Once the tanker is stopped and the chocks are set the parking tender waves in the retardant loaders. The side of the tank has three ports and at least two are always used to fill the tank at Castle. After loading has started a mechanic will climb a ladder and monitor the level of retardant, eventually giving a signal to stop loading.
Tanker 911, a DC-10, at Castle Airport
A mechanic talks to the flight crew through a wired headset, watching each engine as it starts. Once all three are running, he puts the headset into a compartment inside the nose gear and gives a thumbs-up to the pilot and the parking tender.
Retardant mixing operation at Castle Airport.
Retardant mixing operation at Castle Airport.
Tanker 911, a DC-10, at Castle Airport
The flight crews prepares to receive a meal via a bucket on a rope.

10 Tanker Air Carrier moves to Albuquerque, begins converting a third DC-10

Tanker 910 Rapid City
Tanker 910 landing at Rapid City, April 23, 2013. Photo by Bill Gabbert.

10 Tanker Air Carrier, the company that operates the two DC-10 air tankers, has moved their corporate headquarters from Victorville, California to the airport at Albuquerque, New Mexico.

Rick Hatton, the CEO of the company, said yesterday about the relocation that occurred in September:

We surveyed a number of sites in the Rocky Mountain West, wanting to have more of a national presence versus being perceived as a “California Only” or Region 5 resource. Albuquerque topped the list due to a combination of off-season weather, business environment, and airport facilities.

The company moved into on-airport space with additional nearby offices and a warehouse. One of the facilities is a 7,600-square-foot building previously owned by Eclipse Aviation Corp, who’s business plan was to produce and sell small jets for $1 million each, a concept that failed.

In May Mr. Hatton announced that they were moving to Casper, Wyoming but by July cancelled those plans.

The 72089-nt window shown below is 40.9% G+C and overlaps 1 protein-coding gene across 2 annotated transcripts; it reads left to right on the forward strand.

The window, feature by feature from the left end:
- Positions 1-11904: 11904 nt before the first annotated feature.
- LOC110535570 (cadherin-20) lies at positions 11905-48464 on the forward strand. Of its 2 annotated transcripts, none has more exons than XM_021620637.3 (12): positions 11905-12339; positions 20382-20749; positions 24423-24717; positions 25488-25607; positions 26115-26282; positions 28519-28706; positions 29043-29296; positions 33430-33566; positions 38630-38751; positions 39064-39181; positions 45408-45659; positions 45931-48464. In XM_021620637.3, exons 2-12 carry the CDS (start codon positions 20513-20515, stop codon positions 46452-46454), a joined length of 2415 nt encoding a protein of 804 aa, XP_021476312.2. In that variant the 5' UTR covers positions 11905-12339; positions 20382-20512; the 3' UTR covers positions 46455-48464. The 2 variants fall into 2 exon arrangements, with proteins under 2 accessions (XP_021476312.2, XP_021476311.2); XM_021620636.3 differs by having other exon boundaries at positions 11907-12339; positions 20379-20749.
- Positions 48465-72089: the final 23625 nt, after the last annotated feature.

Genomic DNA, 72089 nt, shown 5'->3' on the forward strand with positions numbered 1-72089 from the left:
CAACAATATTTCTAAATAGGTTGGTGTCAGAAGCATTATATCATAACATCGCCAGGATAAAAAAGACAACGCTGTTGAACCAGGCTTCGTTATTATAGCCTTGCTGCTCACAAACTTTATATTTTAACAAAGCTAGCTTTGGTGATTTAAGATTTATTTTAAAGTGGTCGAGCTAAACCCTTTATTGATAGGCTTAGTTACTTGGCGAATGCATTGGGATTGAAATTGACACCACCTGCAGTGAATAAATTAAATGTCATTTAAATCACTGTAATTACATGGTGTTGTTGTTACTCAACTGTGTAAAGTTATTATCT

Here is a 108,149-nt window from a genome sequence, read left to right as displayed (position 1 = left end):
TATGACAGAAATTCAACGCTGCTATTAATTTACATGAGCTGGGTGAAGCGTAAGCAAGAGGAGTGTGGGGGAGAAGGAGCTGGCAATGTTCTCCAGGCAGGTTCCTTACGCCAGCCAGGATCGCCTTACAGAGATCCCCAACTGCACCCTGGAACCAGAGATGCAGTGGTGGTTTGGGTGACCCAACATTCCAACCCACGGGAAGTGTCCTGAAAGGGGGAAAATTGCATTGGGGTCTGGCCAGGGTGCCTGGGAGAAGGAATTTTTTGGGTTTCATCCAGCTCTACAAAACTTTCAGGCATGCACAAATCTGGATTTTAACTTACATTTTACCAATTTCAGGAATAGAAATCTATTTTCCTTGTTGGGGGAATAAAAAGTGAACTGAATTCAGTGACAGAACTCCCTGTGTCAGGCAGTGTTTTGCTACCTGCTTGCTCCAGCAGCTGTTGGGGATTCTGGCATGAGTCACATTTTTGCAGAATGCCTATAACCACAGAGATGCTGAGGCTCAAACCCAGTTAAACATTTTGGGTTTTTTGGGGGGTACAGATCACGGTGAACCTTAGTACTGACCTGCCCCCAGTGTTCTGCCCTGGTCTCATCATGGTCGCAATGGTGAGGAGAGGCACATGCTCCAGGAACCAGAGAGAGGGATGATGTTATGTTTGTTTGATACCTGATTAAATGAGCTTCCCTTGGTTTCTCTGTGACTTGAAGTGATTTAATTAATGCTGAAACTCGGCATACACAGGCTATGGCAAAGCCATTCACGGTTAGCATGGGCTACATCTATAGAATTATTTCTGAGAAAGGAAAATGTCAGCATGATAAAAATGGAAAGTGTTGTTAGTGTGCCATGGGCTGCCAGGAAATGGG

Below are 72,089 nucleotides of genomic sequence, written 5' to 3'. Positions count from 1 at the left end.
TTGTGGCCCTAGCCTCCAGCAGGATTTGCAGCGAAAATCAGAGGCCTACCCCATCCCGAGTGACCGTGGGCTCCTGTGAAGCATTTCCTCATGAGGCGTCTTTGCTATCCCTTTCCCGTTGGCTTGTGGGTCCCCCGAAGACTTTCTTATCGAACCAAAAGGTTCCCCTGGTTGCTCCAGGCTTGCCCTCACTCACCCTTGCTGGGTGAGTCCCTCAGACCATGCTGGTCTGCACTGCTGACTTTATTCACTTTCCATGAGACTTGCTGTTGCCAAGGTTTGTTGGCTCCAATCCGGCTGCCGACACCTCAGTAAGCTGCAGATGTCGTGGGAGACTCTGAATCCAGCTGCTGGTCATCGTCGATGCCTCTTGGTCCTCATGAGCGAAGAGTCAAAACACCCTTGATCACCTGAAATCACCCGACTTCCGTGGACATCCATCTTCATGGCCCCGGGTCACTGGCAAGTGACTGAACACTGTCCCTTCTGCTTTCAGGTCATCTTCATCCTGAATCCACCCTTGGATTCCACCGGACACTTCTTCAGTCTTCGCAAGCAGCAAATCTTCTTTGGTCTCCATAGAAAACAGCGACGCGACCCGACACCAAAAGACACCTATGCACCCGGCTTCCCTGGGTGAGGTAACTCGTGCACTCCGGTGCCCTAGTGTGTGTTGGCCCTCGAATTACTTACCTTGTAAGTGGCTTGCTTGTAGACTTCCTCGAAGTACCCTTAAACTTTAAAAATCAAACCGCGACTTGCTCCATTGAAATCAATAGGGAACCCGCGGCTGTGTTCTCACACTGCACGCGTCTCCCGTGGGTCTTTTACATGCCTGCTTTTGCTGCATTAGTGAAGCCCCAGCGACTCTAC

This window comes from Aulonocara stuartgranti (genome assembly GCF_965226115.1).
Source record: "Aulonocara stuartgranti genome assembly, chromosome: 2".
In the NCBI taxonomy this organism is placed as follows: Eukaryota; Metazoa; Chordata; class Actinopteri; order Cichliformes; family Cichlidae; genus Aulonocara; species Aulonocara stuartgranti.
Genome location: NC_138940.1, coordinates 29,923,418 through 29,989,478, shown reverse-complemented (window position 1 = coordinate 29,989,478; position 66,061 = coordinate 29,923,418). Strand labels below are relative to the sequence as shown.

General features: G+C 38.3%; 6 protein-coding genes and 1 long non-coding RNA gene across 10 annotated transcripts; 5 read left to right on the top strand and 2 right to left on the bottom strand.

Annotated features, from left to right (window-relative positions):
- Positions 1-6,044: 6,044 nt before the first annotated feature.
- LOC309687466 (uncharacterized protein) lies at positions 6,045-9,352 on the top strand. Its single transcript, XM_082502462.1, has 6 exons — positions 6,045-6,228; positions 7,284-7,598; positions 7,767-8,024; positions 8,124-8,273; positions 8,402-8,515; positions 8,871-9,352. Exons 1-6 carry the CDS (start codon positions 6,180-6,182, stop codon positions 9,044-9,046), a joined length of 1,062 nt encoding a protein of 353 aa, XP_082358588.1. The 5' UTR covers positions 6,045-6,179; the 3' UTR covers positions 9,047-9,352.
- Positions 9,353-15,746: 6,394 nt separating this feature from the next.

10 Tanker has evaluated airports that could serve as air tanker bases for their DC-10s and identified 30 that could handle the jumbo jets either with the existing infrastructure or with the addition of a temporary mobile retardant base.

DC-10 potential reload bases
DC-10 actual and potential retardant reload bases, as determined by 10 Tanker Air Carrier. The red circles represent permanent air tanker bases at which they could reload. The blue circles are airports at which they could reload from a mobile retardant base. (click to enlarge)

Mr. Hatton said their two DC-10s, Tankers 910 and 911, so far in 2013 have delivered 4.4 million gallons of retardant on 386 flights.

They have started converting a third DC-10, speculating that it will be used in 2014.

 

Thanks go out to Jared.

Video of DC-10 drop on the Jojo Fire in Washington

A video of a DC-10 air tanker dropping on a fire in Washington, August, 2013.

Tony Duprey uploaded this video to YouTube August 11, 2013. His description

T-911, Jojo fire, Yakima Agency, Wa. Coverage level 3, start stop. This is the 2nd split .. 8000 gallons. With Lead 41 – (great job). Dozers were able to walk through the black and build dozer line in the retardant..Nice job fella’s!! Total team effort.

Be sure you watch the last few seconds, showing where the retardant landed.